Sensei emphasized “If the teacher doesn’t grow, the students cannot grow.” Of course, if a teacher doesn’t grow beyond nidan level technique (for example), it’s hard for his or her students to grow up to or beyond nidan level technique. More than conveying that students cannot grow beyond a certain level, however, the Dojo can either be a “learning” and “innovating” Dojo, or it can cultivate the culture of mimicry and repetition. Sensei emphasized that when the Sensei “stops climbing,” the students at all levels have the danger of never becoming climbers. Students follow the example of the teacher, and more than striving to learn what the Sensei teaches, they consciously and unconsciously reflect the attitudes and outlook of the Sensei too; and if the Sensei is not actively challenging themselves, then the students see that trait in their teacher and either leave or become comfortable in their training too.
“If the teacher isn’t growing, the students aren’t growing.” – Saotome Sensei
I asked Saotome Sensei, “Do you mean that even if a rokkudan, nanadan or Shihan, with many decades of experience, stops pushing themselves and learning new things, their students stop growing too?” Sensei replied with “yes,” while gesturing with a flat hand, which he used to stop his other hand from rising. “My idea is that instruction is more than just sharing a pool of knowledge, sharing experience. A strong teacher must also be a leader in what they do and who they are at all times.”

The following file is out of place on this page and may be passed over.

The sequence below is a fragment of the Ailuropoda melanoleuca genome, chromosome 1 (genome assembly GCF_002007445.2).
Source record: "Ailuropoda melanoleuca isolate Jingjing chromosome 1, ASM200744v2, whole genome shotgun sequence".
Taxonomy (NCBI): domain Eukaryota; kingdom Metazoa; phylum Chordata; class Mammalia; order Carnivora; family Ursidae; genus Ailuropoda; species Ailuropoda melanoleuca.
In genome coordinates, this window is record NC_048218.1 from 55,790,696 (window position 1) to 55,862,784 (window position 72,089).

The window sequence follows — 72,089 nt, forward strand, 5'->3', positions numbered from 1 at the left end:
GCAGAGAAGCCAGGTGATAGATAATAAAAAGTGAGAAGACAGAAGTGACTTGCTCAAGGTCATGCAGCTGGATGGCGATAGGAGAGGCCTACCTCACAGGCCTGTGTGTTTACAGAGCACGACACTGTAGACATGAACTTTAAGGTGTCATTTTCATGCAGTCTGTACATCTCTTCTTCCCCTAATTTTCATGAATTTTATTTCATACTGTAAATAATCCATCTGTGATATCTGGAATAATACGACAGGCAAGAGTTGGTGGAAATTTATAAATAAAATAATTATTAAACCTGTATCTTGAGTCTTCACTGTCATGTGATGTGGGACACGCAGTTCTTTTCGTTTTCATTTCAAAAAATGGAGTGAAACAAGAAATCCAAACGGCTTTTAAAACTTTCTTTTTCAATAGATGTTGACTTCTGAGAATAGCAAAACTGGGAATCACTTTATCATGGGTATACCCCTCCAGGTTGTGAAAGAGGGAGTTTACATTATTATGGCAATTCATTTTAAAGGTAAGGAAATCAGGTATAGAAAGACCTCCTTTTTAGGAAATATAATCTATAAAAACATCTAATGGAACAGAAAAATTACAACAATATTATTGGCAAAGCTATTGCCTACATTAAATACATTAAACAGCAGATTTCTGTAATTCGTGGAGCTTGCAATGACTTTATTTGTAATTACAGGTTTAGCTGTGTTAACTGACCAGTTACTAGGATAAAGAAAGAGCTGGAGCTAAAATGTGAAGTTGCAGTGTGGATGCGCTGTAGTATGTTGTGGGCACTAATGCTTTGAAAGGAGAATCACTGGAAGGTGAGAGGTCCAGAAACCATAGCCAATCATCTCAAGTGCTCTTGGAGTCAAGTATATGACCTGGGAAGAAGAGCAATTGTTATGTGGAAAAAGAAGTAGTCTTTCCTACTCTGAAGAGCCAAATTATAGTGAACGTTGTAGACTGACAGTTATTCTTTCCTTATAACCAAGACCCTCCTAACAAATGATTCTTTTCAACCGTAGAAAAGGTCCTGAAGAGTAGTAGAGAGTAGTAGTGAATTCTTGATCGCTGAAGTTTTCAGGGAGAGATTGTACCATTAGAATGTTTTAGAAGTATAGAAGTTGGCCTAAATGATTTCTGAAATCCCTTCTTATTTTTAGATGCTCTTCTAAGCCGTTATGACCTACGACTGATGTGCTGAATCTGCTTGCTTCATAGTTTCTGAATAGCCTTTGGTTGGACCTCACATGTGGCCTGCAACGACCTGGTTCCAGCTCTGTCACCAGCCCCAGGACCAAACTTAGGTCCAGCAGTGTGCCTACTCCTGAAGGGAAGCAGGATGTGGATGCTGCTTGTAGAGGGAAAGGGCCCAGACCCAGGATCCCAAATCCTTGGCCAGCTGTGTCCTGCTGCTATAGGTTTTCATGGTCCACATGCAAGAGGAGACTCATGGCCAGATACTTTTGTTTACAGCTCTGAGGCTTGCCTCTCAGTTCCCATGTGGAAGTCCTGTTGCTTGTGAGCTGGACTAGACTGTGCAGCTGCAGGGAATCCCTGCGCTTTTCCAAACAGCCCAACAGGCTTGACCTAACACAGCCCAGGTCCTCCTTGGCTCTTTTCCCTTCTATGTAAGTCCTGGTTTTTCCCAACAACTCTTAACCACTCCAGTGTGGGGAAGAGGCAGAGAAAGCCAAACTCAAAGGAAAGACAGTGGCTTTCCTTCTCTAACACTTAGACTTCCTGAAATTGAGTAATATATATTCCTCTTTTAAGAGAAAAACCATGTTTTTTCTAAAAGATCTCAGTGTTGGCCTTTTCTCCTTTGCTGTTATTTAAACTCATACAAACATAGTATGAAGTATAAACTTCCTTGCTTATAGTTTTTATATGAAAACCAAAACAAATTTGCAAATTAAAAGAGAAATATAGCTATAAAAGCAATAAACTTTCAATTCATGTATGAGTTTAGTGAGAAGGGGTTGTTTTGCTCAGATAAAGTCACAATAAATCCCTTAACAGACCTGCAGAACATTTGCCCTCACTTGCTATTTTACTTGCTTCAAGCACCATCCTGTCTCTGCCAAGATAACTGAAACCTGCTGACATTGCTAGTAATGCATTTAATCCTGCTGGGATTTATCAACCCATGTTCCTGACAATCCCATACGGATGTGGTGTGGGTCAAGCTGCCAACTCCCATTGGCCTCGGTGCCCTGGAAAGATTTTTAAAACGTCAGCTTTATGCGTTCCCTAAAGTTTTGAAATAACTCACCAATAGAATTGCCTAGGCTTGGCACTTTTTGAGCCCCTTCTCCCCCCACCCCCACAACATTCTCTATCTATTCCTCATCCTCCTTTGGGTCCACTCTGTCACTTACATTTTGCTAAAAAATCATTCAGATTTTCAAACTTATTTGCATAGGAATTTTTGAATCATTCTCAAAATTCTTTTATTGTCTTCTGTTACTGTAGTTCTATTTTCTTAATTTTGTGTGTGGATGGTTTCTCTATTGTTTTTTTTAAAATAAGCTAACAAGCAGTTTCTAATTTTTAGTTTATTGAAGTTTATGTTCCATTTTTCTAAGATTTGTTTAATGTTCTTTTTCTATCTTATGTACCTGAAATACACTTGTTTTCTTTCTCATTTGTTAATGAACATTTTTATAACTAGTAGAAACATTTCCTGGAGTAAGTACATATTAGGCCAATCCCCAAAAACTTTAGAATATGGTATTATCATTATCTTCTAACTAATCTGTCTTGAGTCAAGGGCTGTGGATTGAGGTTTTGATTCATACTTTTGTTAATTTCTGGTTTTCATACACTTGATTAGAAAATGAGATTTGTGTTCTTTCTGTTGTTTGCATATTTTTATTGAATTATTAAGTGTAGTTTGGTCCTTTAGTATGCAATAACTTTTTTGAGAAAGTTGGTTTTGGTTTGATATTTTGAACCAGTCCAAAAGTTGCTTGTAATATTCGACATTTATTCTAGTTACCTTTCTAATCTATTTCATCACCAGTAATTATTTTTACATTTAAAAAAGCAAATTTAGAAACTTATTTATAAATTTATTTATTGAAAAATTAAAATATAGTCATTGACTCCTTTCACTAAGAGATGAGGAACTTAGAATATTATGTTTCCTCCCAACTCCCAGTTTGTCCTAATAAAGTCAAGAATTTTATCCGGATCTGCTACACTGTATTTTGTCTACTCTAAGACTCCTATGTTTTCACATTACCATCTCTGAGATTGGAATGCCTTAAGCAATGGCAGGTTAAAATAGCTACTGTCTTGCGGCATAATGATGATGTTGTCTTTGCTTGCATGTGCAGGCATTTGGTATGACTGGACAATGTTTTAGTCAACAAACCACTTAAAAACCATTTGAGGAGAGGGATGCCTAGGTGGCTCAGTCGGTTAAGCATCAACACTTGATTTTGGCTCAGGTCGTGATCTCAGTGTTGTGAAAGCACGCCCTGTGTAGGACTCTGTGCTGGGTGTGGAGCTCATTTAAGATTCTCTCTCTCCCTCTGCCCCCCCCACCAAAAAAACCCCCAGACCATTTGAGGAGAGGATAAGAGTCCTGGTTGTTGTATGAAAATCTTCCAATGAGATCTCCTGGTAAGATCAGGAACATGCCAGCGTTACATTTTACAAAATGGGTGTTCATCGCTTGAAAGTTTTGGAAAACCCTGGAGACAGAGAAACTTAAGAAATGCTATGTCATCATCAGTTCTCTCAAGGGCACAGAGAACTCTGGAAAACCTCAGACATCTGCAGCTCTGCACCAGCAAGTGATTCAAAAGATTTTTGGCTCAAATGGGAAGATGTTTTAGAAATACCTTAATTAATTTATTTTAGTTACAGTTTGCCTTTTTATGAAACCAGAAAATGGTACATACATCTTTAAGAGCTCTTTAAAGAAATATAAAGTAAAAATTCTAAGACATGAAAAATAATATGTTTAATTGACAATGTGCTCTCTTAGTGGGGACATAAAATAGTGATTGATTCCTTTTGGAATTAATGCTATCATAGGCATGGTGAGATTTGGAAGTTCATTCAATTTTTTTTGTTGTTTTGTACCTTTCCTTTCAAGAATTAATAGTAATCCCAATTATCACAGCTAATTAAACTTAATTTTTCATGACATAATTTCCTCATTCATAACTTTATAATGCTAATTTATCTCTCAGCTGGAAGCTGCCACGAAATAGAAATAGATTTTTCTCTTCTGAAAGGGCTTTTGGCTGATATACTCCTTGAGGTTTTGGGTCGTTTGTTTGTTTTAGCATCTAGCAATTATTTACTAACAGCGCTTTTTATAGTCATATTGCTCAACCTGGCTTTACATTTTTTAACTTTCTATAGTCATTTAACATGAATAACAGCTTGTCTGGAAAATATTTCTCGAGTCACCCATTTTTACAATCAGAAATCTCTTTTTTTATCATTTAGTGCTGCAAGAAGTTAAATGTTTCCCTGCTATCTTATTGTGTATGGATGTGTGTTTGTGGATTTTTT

Sometimes Sensei likes it when I ask him challenging or unexpected questions, so I then asked him “Sensei, do you mean that even if a hachidan stops learning, all the many students underneath him are her stop learning too?” He nods, and said “yes.” I continued “Do you mean that even if Saotome Sensei stops learning, all the students in ASU stop learning?” He gave a sly look and smile, and said “yes, of course!”